My youngest has become quite boisterous recently… 

Even when she was immobile you could see by the fire in her eyes she was going to be a handful, so when she finally figured out the mechanics behind crawling, there was no stopping her, she wants to go everywhere, including up the stairs. 

As a father I’m slightly conflicted by this – I see the potential danger of some one who has just learnt how to move wanting to climb something high that she could fall off, so want to protect her, yet I don’t want to discourage that adventurous spirit in her that wants to take the risks to push her abilities. 

The compromise is to stand behind her ready to catch her if needed and just let her get on with it.  In her first few attempts she struggled to make it halfway before she fell back – sometimes from slipping, sometimes from the complacency, not realising how gravity works if she pushes her weight back too much. 

I’m there to catch her, ready until she is up for trying again (usually a few minutes later). 

Then she starts getting better, mastering each step, understanding she needs to put one foot behind the other, so levers herself upwards.  When she works like this without getting distracted she moves up with ease, and soon could climb up the stairs without the need of my support. 

The only time she fails the stair climb is when she looks back at me, distracted as I keep near ready to grab her in the event she does slip backwards or when she just wants to give me a cheeky grin looking for my approval at how good she is.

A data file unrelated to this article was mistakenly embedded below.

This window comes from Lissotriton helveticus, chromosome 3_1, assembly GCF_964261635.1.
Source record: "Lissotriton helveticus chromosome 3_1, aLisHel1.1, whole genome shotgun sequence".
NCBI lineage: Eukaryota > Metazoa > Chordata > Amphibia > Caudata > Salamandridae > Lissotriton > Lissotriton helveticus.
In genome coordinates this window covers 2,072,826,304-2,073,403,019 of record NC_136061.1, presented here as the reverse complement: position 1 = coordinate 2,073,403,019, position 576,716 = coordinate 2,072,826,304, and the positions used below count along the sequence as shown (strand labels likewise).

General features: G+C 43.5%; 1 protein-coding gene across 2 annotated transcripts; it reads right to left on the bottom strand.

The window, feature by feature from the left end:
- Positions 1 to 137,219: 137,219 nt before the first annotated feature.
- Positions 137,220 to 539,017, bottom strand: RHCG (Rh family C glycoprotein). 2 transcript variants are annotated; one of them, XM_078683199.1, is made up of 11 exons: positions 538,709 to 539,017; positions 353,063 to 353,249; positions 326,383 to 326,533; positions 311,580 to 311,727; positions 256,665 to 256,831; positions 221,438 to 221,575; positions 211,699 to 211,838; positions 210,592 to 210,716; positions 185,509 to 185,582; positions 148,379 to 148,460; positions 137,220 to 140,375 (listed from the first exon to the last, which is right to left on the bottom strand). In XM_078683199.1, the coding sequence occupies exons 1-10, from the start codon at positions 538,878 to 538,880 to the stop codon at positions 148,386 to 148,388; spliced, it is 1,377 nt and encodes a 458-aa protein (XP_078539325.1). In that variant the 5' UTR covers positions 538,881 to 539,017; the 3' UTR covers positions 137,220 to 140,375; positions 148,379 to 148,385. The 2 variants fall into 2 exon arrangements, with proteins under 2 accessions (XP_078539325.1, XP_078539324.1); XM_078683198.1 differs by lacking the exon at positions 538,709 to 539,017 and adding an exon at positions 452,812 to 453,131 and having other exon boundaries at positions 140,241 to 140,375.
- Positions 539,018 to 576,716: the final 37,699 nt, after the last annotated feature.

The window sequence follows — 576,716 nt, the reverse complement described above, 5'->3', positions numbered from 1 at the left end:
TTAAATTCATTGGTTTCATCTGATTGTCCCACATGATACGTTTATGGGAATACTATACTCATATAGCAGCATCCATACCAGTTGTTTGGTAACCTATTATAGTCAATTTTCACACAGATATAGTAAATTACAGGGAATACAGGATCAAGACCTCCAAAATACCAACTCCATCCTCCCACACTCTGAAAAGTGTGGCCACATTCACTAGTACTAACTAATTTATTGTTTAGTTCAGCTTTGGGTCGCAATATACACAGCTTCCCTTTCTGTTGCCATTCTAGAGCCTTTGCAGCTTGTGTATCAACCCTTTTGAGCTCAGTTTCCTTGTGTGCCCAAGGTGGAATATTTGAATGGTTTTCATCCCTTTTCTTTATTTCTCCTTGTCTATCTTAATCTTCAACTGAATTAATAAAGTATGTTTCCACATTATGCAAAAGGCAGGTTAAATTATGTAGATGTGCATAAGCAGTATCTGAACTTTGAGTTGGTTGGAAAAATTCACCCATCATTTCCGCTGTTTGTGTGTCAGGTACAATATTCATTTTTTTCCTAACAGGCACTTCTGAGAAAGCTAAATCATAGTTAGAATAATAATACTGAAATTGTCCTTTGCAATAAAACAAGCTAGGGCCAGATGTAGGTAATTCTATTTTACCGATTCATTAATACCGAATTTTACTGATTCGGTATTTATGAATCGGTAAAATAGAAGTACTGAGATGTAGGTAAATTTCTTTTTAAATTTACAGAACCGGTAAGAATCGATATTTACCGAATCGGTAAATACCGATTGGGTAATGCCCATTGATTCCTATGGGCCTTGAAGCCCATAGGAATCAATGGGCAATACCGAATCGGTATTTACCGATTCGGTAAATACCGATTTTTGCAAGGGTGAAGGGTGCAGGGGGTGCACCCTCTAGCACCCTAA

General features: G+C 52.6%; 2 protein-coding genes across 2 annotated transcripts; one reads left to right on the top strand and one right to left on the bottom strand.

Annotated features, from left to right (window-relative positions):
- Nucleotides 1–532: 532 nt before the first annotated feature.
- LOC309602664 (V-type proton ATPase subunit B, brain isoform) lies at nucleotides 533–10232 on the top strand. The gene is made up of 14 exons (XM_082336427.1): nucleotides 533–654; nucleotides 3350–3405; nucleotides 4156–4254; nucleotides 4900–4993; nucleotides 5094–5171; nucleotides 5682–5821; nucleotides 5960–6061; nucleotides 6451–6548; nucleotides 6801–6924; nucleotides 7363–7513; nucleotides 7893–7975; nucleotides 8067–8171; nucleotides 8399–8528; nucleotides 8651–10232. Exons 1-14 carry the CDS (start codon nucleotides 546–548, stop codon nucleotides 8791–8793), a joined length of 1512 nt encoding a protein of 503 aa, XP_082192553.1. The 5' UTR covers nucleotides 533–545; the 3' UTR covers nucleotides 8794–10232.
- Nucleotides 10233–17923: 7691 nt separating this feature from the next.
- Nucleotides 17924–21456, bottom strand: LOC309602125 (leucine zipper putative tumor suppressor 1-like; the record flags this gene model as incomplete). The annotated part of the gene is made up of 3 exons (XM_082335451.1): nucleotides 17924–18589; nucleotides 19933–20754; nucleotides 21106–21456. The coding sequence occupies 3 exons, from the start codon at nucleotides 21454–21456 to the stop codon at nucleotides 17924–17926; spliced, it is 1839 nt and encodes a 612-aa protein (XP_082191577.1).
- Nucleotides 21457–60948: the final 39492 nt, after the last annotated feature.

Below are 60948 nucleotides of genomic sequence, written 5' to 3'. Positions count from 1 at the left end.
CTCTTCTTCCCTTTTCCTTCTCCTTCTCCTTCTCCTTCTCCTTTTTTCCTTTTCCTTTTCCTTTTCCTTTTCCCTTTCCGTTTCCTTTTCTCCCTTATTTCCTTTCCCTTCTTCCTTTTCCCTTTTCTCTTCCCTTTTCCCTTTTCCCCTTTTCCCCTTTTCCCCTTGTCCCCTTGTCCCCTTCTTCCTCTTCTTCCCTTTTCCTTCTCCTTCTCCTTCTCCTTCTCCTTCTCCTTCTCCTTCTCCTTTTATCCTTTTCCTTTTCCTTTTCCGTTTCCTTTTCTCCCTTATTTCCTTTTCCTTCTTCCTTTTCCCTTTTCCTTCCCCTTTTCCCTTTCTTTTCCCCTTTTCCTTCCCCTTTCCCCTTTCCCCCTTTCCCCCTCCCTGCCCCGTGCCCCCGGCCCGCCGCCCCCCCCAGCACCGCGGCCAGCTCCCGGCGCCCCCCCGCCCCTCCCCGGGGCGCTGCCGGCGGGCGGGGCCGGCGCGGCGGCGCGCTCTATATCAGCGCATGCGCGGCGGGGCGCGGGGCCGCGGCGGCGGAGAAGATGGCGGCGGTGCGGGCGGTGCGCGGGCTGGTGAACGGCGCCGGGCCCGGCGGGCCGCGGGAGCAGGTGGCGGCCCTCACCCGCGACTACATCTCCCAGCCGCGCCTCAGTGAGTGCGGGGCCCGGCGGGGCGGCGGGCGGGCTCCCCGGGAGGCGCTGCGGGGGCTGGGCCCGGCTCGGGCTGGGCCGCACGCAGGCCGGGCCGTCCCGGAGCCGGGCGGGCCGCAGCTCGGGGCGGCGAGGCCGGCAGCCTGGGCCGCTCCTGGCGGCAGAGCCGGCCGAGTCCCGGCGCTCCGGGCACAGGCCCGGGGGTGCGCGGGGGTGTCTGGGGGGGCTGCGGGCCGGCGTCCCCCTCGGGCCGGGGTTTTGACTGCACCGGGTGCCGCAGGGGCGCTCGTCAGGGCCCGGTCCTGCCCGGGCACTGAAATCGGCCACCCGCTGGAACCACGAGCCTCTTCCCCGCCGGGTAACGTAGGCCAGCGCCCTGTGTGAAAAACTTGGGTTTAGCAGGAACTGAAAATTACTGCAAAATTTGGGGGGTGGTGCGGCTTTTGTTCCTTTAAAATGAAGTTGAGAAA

There is something about looking backwards that distracts her causing her to fail something she has already achieved.  Perhaps there is a lesson we can all learn from this – don’t look back

We have probably all done this in our lives recently, looking back: 

  • for validation of others. 
  • at a past mistake we wish we could rectify. 
  • wondering what our life would be like if we made another choice. 

But by looking back we are losing the ability to see what opportunities are in front of us.  It distracts us and makes us lose our balance with progress. 

The key is to approach our life with confidence, not look for approval, not living in regret, going forward and pursuing the rich opportunities to achieve our potential. 

Don’t look back… 

And reach the top of the stairs. 

Thanks for reading, wishing you the best in your success.

James @Perfect Manifesto.


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11 thoughts on “Don’t Look Back

  1. There probably is a lesson there for us adults, but children do it as part of their attachment to their parents/caregivers, for reassurance. Probably also because they want to check they have your attention so they can get praise from you as well

    Liked by 1 person

  2. I don’t personally have kids yet but I did used to teach 2-5 year olds and honestly the amount you can learn from kids is unreal! They are such strong and beautiful little characters but yet they can teach us all so much! Great post ☺️

    Liked by 1 person

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